skip to content
The pursuit of power : technology, armed force, and society since A.D. 1000 Preview this item
ClosePreview this item
Checking...

The pursuit of power : technology, armed force, and society since A.D. 1000

Author: William Hardy McNeill
Publisher: Chicago : University of Chicago Press, 1982.
Edition/Format:   Book : EnglishView all editions and formats
Database:WorldCat
Summary:
"In this magnificent synthesis of military, technological, and social history, William H. McNeill explores a whole millennium of human upheaval and traces the path by which we have arrived at the frightening dilemmas that now confront us. McNeill moves with equal mastery from the crossbow -- banned by the Church in 1139 as too lethal for Christians to use against one another -- to the nuclear missile, from the  Read more...
Rating:

(not yet rated) 0 with reviews - Be the first.

Subjects
More like this

 

Find a copy in the library

&AllPage.SpinnerRetrieving; Finding libraries that hold this item...

Details

Genre/Form: History
Document Type: Book
All Authors / Contributors: William Hardy McNeill
ISBN: 0226561577 9780226561578
OCLC Number: 8132100
Description: x, 405 p. : ill. ; 22 cm.
Contents: 1. Arms and Society in Antiquity ---
2. The Era of Chinese Predominance, 1000-1500 ---
3. The Business of War in Europe, 1000-1600 ---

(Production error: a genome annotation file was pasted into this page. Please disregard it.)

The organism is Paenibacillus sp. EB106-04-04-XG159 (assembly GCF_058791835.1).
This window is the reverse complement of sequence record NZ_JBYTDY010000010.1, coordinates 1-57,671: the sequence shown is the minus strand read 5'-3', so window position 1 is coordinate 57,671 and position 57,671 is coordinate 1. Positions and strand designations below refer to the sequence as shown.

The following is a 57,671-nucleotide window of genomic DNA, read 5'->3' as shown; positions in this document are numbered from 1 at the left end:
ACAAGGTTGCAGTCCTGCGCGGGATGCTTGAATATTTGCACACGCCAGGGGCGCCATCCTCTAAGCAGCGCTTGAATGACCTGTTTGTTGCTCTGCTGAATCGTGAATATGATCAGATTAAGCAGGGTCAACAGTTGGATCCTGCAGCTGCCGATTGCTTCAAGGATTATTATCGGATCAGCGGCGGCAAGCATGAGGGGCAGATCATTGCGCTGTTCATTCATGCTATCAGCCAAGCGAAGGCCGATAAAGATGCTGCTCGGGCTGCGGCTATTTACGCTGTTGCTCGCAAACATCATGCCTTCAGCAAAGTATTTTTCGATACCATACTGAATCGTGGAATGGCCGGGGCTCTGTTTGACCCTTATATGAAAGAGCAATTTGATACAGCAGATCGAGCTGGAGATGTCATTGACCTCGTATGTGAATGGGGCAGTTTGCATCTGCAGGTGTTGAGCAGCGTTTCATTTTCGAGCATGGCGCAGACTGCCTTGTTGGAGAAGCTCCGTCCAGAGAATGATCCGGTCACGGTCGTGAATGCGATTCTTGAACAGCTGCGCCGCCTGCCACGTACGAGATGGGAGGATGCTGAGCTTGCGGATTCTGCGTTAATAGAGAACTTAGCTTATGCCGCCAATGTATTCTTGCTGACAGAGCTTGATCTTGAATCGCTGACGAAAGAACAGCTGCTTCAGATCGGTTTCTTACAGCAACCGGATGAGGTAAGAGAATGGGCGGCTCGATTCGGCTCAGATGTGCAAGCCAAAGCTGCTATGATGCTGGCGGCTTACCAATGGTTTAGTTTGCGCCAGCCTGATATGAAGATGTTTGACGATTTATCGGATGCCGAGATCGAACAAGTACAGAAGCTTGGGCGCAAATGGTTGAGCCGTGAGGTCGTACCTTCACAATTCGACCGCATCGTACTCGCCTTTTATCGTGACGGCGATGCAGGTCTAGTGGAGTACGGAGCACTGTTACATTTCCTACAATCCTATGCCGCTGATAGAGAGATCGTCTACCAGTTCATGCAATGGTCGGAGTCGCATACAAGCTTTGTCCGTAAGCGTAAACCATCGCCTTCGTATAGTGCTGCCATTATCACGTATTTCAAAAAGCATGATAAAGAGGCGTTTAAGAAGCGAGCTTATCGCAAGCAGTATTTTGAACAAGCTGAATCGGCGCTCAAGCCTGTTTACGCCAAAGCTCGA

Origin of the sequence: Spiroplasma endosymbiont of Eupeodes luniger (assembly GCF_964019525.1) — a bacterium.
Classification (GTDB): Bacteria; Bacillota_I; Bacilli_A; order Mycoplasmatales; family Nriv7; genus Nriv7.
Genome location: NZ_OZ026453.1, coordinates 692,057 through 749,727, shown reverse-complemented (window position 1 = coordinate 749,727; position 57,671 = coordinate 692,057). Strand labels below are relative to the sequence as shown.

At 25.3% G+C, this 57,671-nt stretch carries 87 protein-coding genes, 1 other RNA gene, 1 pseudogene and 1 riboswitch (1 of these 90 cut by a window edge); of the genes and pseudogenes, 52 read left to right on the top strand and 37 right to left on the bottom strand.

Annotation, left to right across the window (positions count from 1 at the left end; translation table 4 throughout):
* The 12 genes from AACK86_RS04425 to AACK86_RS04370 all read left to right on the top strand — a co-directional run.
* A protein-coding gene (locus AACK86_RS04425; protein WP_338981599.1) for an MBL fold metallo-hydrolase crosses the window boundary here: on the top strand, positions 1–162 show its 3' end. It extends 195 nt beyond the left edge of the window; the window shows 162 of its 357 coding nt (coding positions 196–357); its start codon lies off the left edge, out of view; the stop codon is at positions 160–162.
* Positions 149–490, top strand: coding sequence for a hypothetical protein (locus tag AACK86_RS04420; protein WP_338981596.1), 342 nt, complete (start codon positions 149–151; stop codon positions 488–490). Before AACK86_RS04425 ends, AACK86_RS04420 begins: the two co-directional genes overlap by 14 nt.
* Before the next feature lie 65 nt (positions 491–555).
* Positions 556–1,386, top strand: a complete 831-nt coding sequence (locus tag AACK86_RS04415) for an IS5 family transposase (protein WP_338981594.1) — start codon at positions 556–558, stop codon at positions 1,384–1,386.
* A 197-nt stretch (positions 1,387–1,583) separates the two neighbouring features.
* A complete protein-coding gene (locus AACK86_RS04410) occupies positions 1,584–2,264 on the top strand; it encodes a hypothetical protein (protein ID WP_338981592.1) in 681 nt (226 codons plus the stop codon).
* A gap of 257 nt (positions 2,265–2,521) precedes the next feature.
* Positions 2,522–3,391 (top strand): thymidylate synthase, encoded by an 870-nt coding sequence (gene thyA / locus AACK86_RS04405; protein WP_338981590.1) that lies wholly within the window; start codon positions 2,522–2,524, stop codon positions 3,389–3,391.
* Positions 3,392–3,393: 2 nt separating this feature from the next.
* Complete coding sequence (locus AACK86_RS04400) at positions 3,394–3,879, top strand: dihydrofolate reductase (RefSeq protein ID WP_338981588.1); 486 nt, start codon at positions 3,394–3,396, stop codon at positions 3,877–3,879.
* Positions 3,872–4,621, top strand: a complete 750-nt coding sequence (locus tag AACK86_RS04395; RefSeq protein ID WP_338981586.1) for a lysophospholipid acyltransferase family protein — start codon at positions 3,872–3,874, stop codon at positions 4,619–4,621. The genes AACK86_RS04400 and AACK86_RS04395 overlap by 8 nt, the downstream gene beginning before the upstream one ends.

4. Advances in Europe's Art of War, 1600-1750 ---
5. Strains on Europe's Bureaucratization of Violence, 1700-1789 ---
6. The Military Impact of the French Political and the British Industrial Revolutions, 1789-1840 ---
7. The Initial Industrialization of War, 1840-84 ---
8. Intensified Military-Industrial Interaction, 1884-1914 ---
9. World Wars of the Twentieth Century ---
10. The Arms Race and Command Economies since 1945 ---
Conclusion.
Responsibility: William H. McNeill.

Abstract:

"In this magnificent synthesis of military, technological, and social history, William H. McNeill explores a whole millennium of human upheaval and traces the path by which we have arrived at the frightening dilemmas that now confront us. McNeill moves with equal mastery from the crossbow -- banned by the Church in 1139 as too lethal for Christians to use against one another -- to the nuclear missile, from the sociological consequences of drill in the seventeenth century to the emergence of the military-industrial complex in the twentieth. His central argument is that a commercial transformation of world society in the eleventh century caused military activity to respond increasingly to market forces as well as to the commands of rulers. Only in our own time, suggests McNeill, are command economies replacing the market control of large-scale human effort. The Pursuit of Power does not solve the problems of the present, but its discoveries, hypotheses, and sheer breadth of learning do offer a perspective on our current fears and, as McNeill hopes, 'a ground for wiser action'." -- Publisher description.

Reviews

User-contributed reviews
Retrieving GoodReads reviews...
Retrieving DOGObooks reviews...

Tags

Be the first.
Confirm this request